66 Comments

Summary:

It’s been obvious for awhile now that Google has a lot riding on the success of its new social network, Google+. But some comments from senior exec Brad Horowitz make it clear that Google’s new platform will become part of everything the web giant touches.

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By now it’s become fairly obvious that Google’s new social network, Google+, is here to stay (unlike some of the company’s past efforts at being social): depending on which estimates you believe, Google+ may have as many as 50 million registered users, which is not bad for a three-month old product. And the company has made it clear that it wants to use Google+ as a kind of identity platform for other things — hence the importance of its controversial “real name” policy. But it wasn’t obvious just how much was riding on the new network until recently, thanks in part to some comments made by vice-president of product Brad Horowitz, who said that in the future, Google+ and Google will effectively become inseparable.

Horowitz made his comments in an interview with Wired magazine, and among other things he said that the success the search giant has seen with Google+ wouldn’t have been possible without the failures of earlier efforts such as Buzz (which may or may not make staffers who worked on those projects feel a little better about being roadkill on the innovation highway). In fact, the Wired piece paints a picture of a team that has become incredibly gun-shy about its social efforts because of the debacle that Buzz turned into — thanks in part to what some users felt was a cavalier approach to privacy — which probably makes the success of Google+ seem even sweeter by comparison.

Google+ “is Google itself”

But the real meat of the interview appears in a statement that the Google staffer makes about where the Google+ network stands in relationship to the rest of the search engine’s vast empire. In effect, Horowitz says that Google+ is going to become part of everything Google touches — from search and advertising to YouTube and Chrome:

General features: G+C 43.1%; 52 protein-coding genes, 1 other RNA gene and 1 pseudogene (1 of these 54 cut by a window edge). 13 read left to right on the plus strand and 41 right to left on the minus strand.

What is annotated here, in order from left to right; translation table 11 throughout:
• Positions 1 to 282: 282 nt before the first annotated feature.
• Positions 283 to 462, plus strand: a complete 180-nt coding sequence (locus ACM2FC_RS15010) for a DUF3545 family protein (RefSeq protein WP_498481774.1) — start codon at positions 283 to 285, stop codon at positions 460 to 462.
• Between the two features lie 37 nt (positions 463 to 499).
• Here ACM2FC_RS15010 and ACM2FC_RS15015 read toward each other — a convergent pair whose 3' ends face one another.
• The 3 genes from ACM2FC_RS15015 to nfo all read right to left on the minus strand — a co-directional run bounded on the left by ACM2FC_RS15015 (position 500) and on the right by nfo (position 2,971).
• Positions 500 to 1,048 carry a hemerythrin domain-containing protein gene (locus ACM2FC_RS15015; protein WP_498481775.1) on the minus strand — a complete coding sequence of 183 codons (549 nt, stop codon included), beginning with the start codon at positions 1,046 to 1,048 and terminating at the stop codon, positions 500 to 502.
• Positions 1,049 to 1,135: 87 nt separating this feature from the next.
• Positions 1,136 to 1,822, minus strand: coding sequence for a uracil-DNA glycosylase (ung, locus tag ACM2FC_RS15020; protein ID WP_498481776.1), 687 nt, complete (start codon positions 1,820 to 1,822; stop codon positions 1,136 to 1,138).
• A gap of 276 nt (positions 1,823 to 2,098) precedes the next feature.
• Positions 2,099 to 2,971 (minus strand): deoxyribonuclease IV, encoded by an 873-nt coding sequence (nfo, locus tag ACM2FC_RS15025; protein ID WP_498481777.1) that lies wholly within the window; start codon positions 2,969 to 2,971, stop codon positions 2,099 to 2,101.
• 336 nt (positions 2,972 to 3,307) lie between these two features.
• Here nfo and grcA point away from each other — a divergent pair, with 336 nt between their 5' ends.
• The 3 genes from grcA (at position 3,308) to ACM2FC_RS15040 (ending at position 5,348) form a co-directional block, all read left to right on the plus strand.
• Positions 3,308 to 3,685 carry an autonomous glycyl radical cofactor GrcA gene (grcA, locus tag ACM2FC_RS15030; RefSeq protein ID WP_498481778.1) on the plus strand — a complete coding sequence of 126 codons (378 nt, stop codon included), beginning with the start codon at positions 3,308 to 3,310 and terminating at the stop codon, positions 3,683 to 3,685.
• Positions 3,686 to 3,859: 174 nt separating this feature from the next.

Google+ is Google itself. We’re extending it across all that we do — search, ads, Chrome, Android, Maps, YouTube — so that each of those services contributes to our understanding of who you are

This comes on the heels of comments that Google chairman and former CEO Eric Schmidt made earlier this year about how Google+ was intended to be an “identity service” for other projects and services that the company either had in place or was planning to launch. It wasn’t clear exactly what Schmidt meant by those remarks at the time, but putting them together with Horowitz’s comments, it sounds like Google wants to make Google+ the central repository of everything it knows about you.

Just as Facebook is trying to accumulate data about your activity through an awareness of what you are sharing via its “social apps” and its “frictionless sharing” approach, so Google wants to aggregate as much as it can about you and your interests via all the services it offers — and how you interact with those services and others through Google+. Some of it might come from connecting YouTube with Google+ Hangouts, so you can watch a TV show with others; some might come from connecting your Gmail to Google+, so that profiles of people you follow and your shared interests appear next to emails from them.

As we’ve argued before at GigaOM, all of this social-activity data and these “social signals” are crucial information that Google needs not only to make its search better — since socially-influenced search is becoming a larger and larger part of how people find things online — but to make its advertising more targeted as well. Google’s giant market share in online advertising has been built on the back of its understanding of “intent” when it comes to search, and without access to the Twitter firehose and Facebook’s walled garden, Google has to effectively create its own sandbox for social activity.

Page is said to be “obsessed with Google+”

As John Battelle of Federated Media notes, the urgency of this goal was communicated by CEO Larry Page when he changed the compensation scheme at the search behemoth — in one of his first moves as the new chief executive — to create incentives for staffers to try harder at making Google’s social efforts a success. Battelle says in talks with Googlers over the past while, it has become obvious that Larry Page “is obsessed with Google+,” and that for the Google co-founder, the new social network has become the core of what he wants the company to become: namely, Google as “the operating system of your life.”